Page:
Most traditional Pee-Cee user groups, I've noticed, function mainly as commiseration societies for people who've bought lousy hardware, are struggling and wasting time trying to deal with it, and want to exchange
coping-strategy tips with others in the same boat. -- Rick Moen

C

#### Curt Wuollet

Hi Todd

This one's a Dynapath with crt readout. No idea how old it is just that it's ripe for retirement. I should be able to use the servo gear for emc
though. If it works well I'm sure we would have the mechanicals rebuilt.

Regards

cww

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M

#### Mark Bayern

I have a customer who just last week declared his CRT-Dynapath dead.

Now he has asked for an inexpensive CNC control. This machine has only run one part for the last 5 years. We'd normally use a Siemens 810 or 820
for a retrofit, but he wants cheaper and less complex. (IMO the 810/820 stuff is not complex, oh well...)

We are now trying to decide if we should put in a PMAC with an LCD display, or maybe try the EMC. We've been using PMACs since 1991 with great success, but maybe the time is right for the EMC.

Pros for the PMAC:
known hardware
known reliability
no HD
no PC so we dont' get the "I can program a PC, so I'll try to modify it"
stuff.

Cons:
price

Pros for the EMC
price

Cons:
unknown by installers
reliability unknown
contains a wintel PC

Anyone have any insights to help us make this decision?

Mark

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K

#### Ken E.

The PMAC is the best in motion control. It is absolutely flexible in every operation. We use it at my company and are integrating a PC Controller with their new UMAC product line. IT is pretty slick. Hopefully we'll be running linux PLC on it someday !!! Right now we are stuck with Windoze and steeplechase (steeplechase is nice, windoze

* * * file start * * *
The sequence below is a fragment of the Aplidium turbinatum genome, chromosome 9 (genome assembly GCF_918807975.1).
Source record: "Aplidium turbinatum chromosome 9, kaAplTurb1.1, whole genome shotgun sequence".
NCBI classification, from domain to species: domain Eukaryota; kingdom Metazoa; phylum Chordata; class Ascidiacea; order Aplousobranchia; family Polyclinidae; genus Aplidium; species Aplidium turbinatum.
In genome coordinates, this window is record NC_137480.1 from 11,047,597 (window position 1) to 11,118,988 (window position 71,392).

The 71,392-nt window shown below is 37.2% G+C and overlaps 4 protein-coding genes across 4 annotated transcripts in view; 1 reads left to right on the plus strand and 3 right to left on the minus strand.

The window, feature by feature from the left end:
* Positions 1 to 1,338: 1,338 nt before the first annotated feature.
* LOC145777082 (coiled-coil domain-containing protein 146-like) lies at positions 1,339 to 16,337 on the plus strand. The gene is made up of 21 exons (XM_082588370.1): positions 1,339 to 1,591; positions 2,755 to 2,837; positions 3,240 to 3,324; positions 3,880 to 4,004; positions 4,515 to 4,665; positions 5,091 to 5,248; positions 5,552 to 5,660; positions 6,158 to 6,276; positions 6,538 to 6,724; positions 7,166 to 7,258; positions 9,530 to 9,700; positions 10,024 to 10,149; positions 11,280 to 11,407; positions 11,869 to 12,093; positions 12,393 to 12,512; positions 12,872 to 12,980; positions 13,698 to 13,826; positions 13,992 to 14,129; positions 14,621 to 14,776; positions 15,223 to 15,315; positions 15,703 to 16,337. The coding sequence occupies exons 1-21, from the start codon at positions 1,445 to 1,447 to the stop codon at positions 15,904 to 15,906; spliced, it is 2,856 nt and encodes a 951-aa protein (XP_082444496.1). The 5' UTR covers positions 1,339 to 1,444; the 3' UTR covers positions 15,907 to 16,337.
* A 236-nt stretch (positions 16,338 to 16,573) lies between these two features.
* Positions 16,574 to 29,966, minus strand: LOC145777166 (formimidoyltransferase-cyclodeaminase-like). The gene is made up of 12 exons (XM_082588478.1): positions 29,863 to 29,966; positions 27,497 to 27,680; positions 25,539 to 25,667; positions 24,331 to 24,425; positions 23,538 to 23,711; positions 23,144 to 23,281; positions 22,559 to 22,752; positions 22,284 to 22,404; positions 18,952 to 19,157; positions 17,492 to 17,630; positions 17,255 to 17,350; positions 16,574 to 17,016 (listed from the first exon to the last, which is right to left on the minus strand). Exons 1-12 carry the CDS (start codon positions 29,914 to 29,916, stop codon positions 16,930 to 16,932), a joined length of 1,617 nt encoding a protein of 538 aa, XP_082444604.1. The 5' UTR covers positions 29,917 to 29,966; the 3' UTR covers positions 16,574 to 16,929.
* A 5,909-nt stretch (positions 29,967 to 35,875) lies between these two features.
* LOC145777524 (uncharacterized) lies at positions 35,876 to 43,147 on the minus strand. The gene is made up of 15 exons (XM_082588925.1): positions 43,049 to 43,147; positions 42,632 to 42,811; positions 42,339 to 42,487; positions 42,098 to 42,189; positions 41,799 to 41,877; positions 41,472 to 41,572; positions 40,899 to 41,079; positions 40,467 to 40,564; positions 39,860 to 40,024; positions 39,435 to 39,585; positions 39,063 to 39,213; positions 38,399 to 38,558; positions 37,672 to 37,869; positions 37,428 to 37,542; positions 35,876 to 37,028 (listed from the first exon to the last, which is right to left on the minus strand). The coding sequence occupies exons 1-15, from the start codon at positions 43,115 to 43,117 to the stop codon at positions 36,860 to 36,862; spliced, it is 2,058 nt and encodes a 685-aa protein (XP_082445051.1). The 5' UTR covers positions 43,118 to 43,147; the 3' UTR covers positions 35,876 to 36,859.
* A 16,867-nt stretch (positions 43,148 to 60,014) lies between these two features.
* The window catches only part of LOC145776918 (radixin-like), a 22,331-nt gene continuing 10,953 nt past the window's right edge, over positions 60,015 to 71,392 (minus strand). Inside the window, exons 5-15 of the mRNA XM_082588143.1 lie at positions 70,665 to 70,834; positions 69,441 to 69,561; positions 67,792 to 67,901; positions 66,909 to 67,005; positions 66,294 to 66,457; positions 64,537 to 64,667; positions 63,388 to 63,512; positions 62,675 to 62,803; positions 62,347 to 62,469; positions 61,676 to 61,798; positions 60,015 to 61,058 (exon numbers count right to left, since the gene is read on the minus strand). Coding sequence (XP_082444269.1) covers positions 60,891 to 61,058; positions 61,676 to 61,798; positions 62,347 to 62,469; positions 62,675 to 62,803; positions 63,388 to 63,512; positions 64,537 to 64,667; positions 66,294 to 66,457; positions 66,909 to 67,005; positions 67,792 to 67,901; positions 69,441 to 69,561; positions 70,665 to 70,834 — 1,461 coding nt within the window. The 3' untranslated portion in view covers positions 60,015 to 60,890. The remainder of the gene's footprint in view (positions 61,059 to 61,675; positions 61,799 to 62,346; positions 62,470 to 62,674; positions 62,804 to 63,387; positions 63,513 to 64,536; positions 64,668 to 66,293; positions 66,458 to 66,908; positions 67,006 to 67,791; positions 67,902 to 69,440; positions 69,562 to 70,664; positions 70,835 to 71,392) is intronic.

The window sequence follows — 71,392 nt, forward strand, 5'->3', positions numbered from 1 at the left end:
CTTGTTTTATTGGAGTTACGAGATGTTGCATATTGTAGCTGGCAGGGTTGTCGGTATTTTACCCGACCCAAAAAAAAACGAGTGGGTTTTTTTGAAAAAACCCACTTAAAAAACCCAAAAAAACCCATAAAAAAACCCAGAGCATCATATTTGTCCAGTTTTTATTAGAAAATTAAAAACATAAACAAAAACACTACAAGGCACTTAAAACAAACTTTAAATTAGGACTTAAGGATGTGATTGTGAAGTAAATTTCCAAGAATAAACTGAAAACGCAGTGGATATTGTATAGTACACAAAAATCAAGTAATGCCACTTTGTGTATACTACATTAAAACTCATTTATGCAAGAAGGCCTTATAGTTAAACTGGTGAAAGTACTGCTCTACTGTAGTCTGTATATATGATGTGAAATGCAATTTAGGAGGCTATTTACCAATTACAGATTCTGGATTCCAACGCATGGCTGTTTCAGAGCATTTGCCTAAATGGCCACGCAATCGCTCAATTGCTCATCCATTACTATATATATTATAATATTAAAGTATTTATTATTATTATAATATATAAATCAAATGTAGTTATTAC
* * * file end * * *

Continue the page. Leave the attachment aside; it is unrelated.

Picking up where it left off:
sucks)

~Ken
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R

#### Ray Henry

Hi Curt

Actually the EMC has come quite a ways since Matt's post. The software resides in a SourceForge respository and several folk are starting to work on it. There was a bit of talk recently about porting the language that the EMC uses to the puffin stuff so that the EMC could use directly use the lplc. Most of the I/O work is being done in Tcl/Tk with axis limits and
estop handled in the realtime component.

The only inexpensive available production encoder reader servo driver is the STG-2, but John Elson and others are nearly finished with an EPP
system that will read four axes and allows for some I/O at the same time.

This is a bit off topic in the details but I'd be happy to send links and such to anyone that cares.

Regards
Ray Henry <[email protected]>
Michigan's U.P.

> From: Curt Wuollet <[email protected]>
> Organization: Wide Open Technologies
> To: [email protected]
>
> Hi Phil
>
> Thanks for finding and posting this. I am a big emc fan and have been
> following it for a couple of years. I have a Lagun mill with a Bendix
> control that I have been campaigning to convert for a year or so as
> there is one guy in the world who can fix the thing and the control
> was at end of life years ago and dies quite frequently. In answer to
> the obvious question, yes it was part of the inspiration for lplc and
> more or less proves that Linux automation can be done. My last request
> for a Servos to Go card was turned down but, I'll bet the next time it
> dies I will prevail.

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M